Coffee 101. Know Your Espresso Drinks
Espresso-style coffees are more popular than ever around the world. But, the plethora of choices and jargon can make your head spin. To clear up some confusion, read on for our two-beans-worth and some neato facts to perfect your knowledge of espresso drinks.
Espresso is not a type of bean or style of roast, but refers to a brewing process and its finished coffee drink. The origin of espresso goes back to Italy around the early 1900s. Born out of the necessity for a faster way to make coffee, Luigi Bezzera created and patented a machine that applied steam pressure. The drink was dubbed ‘espresso’, from the Italian ‘caffè espresso’ for ‘pressed out’ coffee. Desidero Pavoni later improved the machine’s design for commercial production. However, the real revolution of the modern espresso machine began in 1947 with the advent of a device, made by Achille Gaggia, which forced hot water through coffee. Due to its creamy-caramel foam on top, it was named ‘caffè crema’ to reflect the distinct character of the espresso coffee that we love today.
Brewing Under Pressure
There is much that goes on behind crafting the perfect shot of espresso. Considered the shortest brewing process, espresso is made using pressure. It’s the stability and balance of the mechanics for producing the pressure that creates a consistency in richness, oils, flavours and aroma. During the extraction, hot water (200 F) is forced under high pressure (9 bars) through a compacted cake or puck of fine coffee grinds for 20-30 seconds to yield 1-2 ounces of concentrated espresso. One shot (1 oz) requires a dose of 7-9 grams of coffee and 14-18 grams for a double (2 oz).
Beans – Any varietal (single origin or blend) or roast of beans can be used to brew espresso, including decaf beans. Some coffee is labelled espresso because of the fine grind and/or roast. Some people insist that Arabica coffee is the best type of bean for espresso. Any degree of roast can be used for espresso, depending on taste preferences; however, most coffee purveyors use a medium (sweeter) to dark roast (bolder). These roast types can be referred to as: City, Full City, French to Italian. More importantly, the fresher the roasted beans the better. And, we highly recommend organic coffee beans for superior flavours and no artificial substances.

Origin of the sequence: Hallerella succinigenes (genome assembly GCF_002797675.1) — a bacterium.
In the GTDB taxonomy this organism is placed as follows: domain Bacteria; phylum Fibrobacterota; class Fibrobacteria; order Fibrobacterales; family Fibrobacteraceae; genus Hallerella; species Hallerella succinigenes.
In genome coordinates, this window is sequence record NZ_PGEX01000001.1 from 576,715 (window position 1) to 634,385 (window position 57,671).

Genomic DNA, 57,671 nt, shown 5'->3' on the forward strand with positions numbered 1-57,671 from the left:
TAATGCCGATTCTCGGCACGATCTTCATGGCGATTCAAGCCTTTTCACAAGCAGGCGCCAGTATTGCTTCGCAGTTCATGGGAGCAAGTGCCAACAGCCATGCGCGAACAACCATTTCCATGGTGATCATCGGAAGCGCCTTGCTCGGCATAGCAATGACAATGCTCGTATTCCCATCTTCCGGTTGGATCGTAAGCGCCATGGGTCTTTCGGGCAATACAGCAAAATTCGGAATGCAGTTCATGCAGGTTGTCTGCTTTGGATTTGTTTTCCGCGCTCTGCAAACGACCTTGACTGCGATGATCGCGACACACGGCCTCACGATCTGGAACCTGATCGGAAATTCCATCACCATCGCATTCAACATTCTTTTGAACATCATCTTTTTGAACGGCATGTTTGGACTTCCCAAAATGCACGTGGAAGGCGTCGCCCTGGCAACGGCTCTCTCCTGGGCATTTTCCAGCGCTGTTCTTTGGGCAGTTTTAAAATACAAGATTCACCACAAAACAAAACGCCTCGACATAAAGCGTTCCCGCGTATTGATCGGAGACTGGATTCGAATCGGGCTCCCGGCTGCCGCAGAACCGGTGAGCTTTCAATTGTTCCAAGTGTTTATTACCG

Grind – Espresso requires a fine grind to maximize the brewing process and flavours of the beans. A finer grind creates more surface area for coffee to be in contact with heated water.
Caffeine – By volume, espresso has a higher concentration of caffeine; however, because there is a smaller quantity of liquid in espresso the amount of caffeine consumed is less than a standard cup of coffee. 1 oz of espresso has 30-50 mg caffeine versus an 8 oz cup of coffee with 65-120 mg of caffeine.
Find Your Espresso Match
Drinking espresso straight up is less popular than using espresso as a base ingredient for a long list of fancy coffee beverages. There are some 40+ variations of espresso-style drinks and many have their own sub-specialities; Cappuccino has at least five possibilities (Traditional, Chiaro, Scuro, Dry or Wet). And, when drinks vary at different cafes, it can be downright intimidating when it comes to ordering. Don’t know your Ristretto from your Cortado? To simplify things, espresso drinks can be divided into two groups – with or without dairy. Common espresso drinks:
Without dairy include: Espresso (single), Doppio, Ristretto, Lungo, Americano, Con Hielo, or Rocket (aka Shot in the Dark, Red Eye, or Black Eye).
With dairy include: Macchiato, Crème, Noisette, Cortado, Cappuccino, Breve, Mocha, Affogato, Viennois, Con Panna, Flat White or Latte.
To help you decode these crowd-pleasing drinks, below is a very general guide (not all items available at Trees) to help you make a few at home or order like a Joe-Pro on your next trip to your nearest Trees Organic coffeehouse. Trying different espresso drinks is part of the coffee culture fun and it’s never too latte (ha, ha) to find your espresso match!
Infographic source: Sputnik News